This sundial is delightful. It is the first piece of work by someone in Edinburgh who is learning to do stone carving. It is a very good sundial and they should be proud.
A sundial carved in stone is always special. This sundial is the first piece of work by a stone carver who has begun learning the craft of carving for their own pleasure. The result is very good. The rustic design suits the sunny spot on their slightly overgrown wall in the garden in Edinburgh so well.
Even a rustic design has to follow the sundial rules for the angles of lines on the dial and the angle of slope of the gnomon. Continue reading
We shot this impossible photo blind because there is no room to stand between the sundial and the house wall.
Dihelion is our well-known dual sundial design, which reads solar time and solar declination. It is impossible to take this photo in the normal way because the sundial is too close to the house, and there is nowhere to stand. So the photo was taken by holding the camera against the house and shooting blind. At a first attempt, the picture has turned out well. Continue reading
This is the finished artwork for creating the sundial plate. The graduated lines and gnomonic information will be transferred onto a prepared blank plate using the technical process of photoetching.
For centuries, the lighthouses round the rocky coasts of Britain have been a lifeline to ships at sea. The lighthouse keeper used a sundial to find the time. It was part of lighthouse equipment before telegraph, radio and automation eventually took over. We have been asked to make a replica of one of these sundials.
The replica is for a travelling display of Scottish lighthouse memorabilia, which the owner will use when he gives one of his regular talks on lighthouses to interested groups of people. He has built up a significant collection of items but a sundial is an essential missing piece he has been unable to obtain so far. Continue reading
Susan Calman chats with Alastair Hunter about the grand sundial at Glamis Castle and finds out how to read the time.
Susan Calman loves her tours of Scotland uncovering secrets for her Channel 5 TV series, ‘Secret Scotland with Susan Calman’. This time she was in Aberdeenshire and Angus. She began with a visit to Glamis Castle, the much-loved family home of Her Majesty the Queen Mother. Susan could not miss the chance to see Scotland’s tallest sundial while she was there, Continue reading
The polyhedron is an upper part of the sundial with 80 dials, and an earl’s coronet on top. Four lion sculptures at a lower level carry dials in their claws.
In the extraordinary world of Scottish historic sundials, the supreme sundial monument stands at Glamis Castle. It is the tallest and grandest sundial and is in the grounds of one of the most beautiful castles in Scotland. In August 2020 a TV crew were filming there for a future series. They asked Alastair Hunter to Continue reading
The sundial consists of 61 multiple dials on raised panels and in sunken hollows. The date of the sundial is 1630. It has been made as an exhibition piece to show all of the sundial mathematics of its era.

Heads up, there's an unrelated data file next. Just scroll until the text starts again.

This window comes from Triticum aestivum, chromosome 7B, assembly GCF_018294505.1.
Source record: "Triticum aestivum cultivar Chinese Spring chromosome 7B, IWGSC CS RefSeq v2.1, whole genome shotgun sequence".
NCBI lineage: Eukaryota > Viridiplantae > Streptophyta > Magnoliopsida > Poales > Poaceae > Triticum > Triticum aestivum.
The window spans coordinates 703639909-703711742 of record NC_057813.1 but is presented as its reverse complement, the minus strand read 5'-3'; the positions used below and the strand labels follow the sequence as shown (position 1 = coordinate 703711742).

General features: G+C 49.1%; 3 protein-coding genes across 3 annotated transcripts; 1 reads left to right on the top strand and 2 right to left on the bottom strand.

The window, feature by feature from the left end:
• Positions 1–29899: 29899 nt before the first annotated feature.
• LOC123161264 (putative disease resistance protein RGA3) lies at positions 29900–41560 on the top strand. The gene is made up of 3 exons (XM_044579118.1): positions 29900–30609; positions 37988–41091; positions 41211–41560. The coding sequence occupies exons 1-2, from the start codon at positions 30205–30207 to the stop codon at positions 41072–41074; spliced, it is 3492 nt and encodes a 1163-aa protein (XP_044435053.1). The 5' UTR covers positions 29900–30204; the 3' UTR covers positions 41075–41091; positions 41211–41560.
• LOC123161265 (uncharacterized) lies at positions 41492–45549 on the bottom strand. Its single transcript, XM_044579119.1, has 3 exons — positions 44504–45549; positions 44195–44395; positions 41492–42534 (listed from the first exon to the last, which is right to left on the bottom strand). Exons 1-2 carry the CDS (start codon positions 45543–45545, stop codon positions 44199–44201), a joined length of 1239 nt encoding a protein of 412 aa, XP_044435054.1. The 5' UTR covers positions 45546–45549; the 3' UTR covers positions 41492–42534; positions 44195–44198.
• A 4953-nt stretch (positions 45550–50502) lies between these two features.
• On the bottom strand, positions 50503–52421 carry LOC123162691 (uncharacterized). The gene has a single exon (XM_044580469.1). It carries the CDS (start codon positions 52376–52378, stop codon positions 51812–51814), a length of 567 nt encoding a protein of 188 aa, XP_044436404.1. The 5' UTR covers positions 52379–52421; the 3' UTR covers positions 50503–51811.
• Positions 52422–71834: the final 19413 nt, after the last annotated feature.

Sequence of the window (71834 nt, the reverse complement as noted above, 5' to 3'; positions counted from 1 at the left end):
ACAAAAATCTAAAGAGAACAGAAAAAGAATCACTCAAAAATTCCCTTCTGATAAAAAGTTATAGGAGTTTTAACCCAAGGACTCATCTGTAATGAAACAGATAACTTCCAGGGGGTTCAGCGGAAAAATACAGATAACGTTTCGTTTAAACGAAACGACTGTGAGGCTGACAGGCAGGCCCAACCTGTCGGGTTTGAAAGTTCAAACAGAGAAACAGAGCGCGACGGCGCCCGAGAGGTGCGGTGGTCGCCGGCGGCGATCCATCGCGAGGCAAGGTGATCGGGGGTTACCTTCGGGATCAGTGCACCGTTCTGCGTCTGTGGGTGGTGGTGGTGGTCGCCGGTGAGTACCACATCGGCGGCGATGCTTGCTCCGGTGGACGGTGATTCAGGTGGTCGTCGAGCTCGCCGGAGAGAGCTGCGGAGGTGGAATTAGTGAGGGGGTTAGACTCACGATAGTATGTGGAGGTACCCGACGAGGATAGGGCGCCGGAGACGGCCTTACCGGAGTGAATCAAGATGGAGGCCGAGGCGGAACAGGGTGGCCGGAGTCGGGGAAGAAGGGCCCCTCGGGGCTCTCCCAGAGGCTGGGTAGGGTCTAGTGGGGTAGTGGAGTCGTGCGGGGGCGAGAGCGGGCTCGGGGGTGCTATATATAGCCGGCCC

In 2017 after almost four hundred years outdoors the sundial was showing serious signs of the stone deteriorating. The whole structure was feared to be unsound. Making it safe had become urgent. Continue reading
The sundial dates from 1630. It has 61 individual dials and 131 separate ways of telling the time. An inscription in Latin carved into the stone explains the separate colours chosen for time. The lines remain but the colours have gone.
The sundial at Drummond Castle in Perthshire is the earliest of the distinctive style of sundials in Scotland. It dates from 1630. Three years ago it was removed from the garden for major repairs and conservation work. This restoration is now complete and the sundial stands tall in its glory again.
A sundial reinstatement ceremony was held on Sunday 23rd June 2019 at 11.00 am. Continue reading
This historic sundial probably dates from the 1630s. It was placed in its present position in 1893.
This year’s sundials tour visited parks and gardens in Edinburgh. It is the latest in a series of large and small events to help raise funds for the YACHT project at Greenbank Church, which supports ‘Youth at CHurch Today’. In recent years the tour has been to George Heriot’s School and the National Museum of Scotland (2017), and Lennoxlove near Haddington (2015).
This year we were a group of nine who heard about a fascinating background of art, science, history, and people. Continue reading
The Inverleith Park sundial originally gifted by Edinburgh firm Kinloch Anderson in 1890 was newly restored by the same company in June 2018.
It was a great day seeing the Kinloch Anderson sundial fully restored at Inverleith Park on Saturday 16th June 2018. It marks 150 years since 1868 when the company was founded. The company held a celebration party for their many guests. The Lord Provost of Edinburgh Continue reading
This very interesting sundial stone dates from 1777 and has beautiful carved lettering. The new gnomon is elevated at the correct angle of 60°, equal to the angle of latitude. It replaces the broken fragment of an earlier gnomon.
This very interesting sundial stone was found hidden under bushes in an overgrown garden in a small village near Inverness in the north of Scotland. It is known as the Craigdarroch stone after the place where it was found. The stone is carved with sundial lines and hours Continue reading
The sundial looks fantastic thank you. I have just mounted it in the pouring rain! Montreux, SwitzerlandMore testimonials